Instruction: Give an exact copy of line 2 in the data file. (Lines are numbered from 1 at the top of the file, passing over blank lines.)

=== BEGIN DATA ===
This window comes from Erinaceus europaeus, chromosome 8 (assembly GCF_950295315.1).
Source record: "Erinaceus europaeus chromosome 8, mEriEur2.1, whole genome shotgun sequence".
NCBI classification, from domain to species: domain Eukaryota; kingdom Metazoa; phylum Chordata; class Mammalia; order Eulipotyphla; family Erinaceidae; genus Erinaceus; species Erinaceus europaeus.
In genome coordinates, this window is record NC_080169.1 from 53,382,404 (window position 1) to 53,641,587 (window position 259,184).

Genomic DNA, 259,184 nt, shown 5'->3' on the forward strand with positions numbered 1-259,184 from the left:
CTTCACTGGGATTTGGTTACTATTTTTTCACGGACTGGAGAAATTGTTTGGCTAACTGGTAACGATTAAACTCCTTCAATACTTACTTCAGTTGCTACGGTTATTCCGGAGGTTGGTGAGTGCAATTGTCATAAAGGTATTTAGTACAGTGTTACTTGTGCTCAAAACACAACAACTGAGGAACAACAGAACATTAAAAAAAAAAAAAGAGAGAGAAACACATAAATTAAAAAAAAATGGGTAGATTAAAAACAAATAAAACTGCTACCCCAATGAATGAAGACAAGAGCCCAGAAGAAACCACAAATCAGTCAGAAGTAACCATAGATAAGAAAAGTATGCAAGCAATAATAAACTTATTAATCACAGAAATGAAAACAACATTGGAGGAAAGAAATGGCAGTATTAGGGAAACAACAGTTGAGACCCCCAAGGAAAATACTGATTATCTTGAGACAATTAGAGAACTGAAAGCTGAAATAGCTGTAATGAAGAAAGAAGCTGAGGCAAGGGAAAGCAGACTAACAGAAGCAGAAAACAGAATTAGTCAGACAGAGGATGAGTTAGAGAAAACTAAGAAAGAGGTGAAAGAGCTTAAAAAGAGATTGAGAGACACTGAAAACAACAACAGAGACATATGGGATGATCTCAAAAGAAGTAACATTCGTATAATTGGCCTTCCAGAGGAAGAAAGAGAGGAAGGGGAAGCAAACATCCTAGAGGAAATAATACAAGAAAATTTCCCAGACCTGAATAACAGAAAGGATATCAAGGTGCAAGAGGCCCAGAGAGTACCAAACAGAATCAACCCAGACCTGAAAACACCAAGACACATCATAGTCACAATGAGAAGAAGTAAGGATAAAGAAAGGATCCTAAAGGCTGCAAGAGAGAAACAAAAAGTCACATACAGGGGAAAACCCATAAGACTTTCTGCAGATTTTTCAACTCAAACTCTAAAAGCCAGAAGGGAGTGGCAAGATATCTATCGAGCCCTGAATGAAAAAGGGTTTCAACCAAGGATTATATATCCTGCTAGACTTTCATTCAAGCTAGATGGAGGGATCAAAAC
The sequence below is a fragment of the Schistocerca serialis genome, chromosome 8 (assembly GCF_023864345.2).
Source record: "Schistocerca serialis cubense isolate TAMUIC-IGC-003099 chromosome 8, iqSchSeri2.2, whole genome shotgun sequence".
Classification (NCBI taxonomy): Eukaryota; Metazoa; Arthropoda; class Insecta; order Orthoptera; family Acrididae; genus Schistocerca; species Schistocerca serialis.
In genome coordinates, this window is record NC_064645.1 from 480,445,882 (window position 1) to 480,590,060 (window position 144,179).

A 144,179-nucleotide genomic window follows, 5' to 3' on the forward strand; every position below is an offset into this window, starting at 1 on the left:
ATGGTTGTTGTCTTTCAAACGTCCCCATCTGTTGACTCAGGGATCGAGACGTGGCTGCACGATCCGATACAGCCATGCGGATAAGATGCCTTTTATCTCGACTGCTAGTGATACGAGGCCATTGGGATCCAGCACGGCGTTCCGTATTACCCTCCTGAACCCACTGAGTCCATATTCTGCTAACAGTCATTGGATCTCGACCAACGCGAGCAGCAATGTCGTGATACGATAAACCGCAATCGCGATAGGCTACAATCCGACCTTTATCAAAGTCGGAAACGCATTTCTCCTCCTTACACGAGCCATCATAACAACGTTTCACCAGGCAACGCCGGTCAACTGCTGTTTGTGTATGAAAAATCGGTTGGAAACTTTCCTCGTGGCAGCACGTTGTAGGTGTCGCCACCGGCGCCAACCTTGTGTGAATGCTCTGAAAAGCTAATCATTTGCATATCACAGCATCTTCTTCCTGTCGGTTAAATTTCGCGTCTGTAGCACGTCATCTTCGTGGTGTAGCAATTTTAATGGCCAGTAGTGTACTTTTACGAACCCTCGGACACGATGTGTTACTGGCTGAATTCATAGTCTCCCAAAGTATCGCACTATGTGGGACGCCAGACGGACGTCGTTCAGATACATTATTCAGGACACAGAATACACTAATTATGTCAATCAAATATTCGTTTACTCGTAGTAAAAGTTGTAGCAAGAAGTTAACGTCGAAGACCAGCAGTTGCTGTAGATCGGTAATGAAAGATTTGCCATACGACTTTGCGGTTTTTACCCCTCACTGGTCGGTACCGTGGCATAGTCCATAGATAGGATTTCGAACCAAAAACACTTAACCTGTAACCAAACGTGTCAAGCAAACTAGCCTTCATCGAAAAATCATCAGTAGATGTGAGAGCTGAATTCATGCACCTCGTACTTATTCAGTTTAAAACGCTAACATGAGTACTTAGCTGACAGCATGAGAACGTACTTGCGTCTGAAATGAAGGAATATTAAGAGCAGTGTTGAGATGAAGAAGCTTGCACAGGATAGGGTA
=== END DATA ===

Source record: "Erinaceus europaeus chromosome 8, mEriEur2.1, whole genome shotgun sequence".